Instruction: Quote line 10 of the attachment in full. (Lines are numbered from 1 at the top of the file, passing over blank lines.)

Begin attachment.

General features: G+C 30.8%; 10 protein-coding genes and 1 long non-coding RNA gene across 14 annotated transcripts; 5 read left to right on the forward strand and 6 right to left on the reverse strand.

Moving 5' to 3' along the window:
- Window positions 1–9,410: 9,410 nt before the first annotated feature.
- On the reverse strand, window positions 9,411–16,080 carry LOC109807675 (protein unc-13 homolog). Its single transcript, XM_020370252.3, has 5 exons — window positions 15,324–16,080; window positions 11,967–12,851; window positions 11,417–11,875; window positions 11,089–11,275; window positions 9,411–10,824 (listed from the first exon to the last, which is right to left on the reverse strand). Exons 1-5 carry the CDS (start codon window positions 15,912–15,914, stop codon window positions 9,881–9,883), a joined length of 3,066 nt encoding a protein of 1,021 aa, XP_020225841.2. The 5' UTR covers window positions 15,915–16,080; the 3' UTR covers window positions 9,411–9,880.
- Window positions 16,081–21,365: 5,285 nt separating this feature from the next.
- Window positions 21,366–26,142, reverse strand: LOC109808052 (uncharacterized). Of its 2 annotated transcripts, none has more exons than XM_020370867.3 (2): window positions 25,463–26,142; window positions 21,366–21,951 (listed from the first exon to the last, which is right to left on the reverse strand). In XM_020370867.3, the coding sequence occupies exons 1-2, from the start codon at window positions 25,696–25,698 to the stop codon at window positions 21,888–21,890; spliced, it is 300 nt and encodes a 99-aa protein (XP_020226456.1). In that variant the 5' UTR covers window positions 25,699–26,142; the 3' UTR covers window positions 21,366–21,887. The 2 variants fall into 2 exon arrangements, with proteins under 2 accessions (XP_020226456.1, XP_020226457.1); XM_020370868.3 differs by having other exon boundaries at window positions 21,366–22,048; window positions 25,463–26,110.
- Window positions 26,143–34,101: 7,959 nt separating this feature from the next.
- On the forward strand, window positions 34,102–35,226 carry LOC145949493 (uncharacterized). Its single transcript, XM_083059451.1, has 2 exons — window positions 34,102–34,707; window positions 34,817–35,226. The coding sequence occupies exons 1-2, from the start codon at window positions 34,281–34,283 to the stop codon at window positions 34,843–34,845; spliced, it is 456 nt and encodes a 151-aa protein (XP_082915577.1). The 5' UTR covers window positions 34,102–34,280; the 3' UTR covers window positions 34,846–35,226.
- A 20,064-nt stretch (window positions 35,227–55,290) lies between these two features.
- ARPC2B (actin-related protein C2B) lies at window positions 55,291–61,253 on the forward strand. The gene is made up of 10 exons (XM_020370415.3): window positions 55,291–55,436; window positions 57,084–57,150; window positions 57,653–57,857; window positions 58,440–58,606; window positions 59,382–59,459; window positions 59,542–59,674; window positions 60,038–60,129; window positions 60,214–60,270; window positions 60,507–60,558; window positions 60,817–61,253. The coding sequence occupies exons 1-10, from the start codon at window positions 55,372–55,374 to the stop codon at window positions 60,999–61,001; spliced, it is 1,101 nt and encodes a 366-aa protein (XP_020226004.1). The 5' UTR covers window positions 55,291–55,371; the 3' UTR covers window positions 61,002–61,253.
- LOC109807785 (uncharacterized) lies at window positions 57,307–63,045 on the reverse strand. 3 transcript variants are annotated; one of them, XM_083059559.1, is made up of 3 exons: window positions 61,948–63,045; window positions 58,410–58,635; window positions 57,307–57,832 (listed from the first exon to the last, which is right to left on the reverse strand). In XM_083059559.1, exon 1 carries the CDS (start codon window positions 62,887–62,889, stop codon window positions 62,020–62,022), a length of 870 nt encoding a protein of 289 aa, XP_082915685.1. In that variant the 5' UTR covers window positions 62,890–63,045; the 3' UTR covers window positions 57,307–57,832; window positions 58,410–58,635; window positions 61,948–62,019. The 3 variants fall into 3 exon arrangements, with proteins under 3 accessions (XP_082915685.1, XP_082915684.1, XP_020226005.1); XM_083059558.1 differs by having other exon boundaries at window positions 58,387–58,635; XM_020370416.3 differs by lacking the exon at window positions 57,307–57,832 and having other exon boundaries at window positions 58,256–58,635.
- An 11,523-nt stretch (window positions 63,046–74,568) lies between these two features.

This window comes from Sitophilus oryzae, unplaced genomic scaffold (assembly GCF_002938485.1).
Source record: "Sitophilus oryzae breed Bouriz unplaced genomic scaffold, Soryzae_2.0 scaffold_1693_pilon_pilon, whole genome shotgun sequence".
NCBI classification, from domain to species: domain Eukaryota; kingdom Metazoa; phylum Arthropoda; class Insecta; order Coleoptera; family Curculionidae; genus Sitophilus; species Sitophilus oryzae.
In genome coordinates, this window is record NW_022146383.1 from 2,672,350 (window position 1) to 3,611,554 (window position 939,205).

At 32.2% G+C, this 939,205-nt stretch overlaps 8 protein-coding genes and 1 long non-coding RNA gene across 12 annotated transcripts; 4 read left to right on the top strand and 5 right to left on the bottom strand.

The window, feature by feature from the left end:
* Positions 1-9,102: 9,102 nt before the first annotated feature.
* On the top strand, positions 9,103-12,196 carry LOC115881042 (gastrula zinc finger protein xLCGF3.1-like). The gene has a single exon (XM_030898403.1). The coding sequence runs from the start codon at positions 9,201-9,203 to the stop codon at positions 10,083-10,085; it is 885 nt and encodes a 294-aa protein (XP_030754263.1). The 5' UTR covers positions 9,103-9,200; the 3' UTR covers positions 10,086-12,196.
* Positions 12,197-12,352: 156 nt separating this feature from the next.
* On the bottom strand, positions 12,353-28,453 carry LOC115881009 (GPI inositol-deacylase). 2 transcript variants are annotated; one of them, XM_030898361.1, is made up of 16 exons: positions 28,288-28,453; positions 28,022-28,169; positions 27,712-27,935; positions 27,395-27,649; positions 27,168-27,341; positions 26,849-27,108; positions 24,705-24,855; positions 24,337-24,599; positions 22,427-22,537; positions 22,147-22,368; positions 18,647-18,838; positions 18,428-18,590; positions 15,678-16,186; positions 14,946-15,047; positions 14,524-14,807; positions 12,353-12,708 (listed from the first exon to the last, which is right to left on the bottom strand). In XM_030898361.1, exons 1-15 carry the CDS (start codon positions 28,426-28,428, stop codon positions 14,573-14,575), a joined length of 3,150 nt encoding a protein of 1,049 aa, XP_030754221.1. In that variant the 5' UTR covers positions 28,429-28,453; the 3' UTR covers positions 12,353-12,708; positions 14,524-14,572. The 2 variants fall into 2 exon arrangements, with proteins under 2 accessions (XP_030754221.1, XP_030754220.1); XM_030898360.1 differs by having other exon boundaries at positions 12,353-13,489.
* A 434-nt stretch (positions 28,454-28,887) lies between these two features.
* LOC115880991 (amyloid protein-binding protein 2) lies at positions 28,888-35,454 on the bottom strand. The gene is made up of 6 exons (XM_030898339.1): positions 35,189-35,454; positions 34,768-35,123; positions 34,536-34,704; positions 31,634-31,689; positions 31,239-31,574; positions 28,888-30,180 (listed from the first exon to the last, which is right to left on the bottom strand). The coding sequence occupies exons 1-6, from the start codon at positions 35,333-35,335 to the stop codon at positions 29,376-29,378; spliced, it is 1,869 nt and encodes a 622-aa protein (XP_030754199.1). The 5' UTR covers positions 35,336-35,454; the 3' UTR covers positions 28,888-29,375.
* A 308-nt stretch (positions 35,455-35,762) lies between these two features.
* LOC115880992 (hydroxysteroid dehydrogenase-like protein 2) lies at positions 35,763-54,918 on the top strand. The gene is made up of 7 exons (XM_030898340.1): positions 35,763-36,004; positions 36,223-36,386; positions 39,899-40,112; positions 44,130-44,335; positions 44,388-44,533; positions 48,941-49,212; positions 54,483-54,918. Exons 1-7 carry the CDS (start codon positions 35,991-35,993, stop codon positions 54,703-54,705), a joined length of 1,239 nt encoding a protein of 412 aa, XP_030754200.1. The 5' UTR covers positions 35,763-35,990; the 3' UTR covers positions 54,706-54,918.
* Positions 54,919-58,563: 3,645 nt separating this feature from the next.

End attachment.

- ARPC2B (actin-related protein C2B) lies at window positions 55,291–61,253 on the forward strand. The gene is made up of 10 exons (XM_020370415.3): window positions 55,291–55,436; window positions 57,084–57,150; window positions 57,653–57,857; window positions 58,440–58,606; window positions 59,382–59,459; window positions 59,542–59,674; window positions 60,038–60,129; window positions 60,214–60,270; window positions 60,507–60,558; window positions 60,817–61,253. The coding sequence occupies exons 1-10, from the start codon at window positions 55,372–55,374 to the stop codon at window positions 60,999–61,001; spliced, it is 1,101 nt and encodes a 366-aa protein (XP_020226004.1). The 5' UTR covers window positions 55,291–55,371; the 3' UTR covers window positions 61,002–61,253.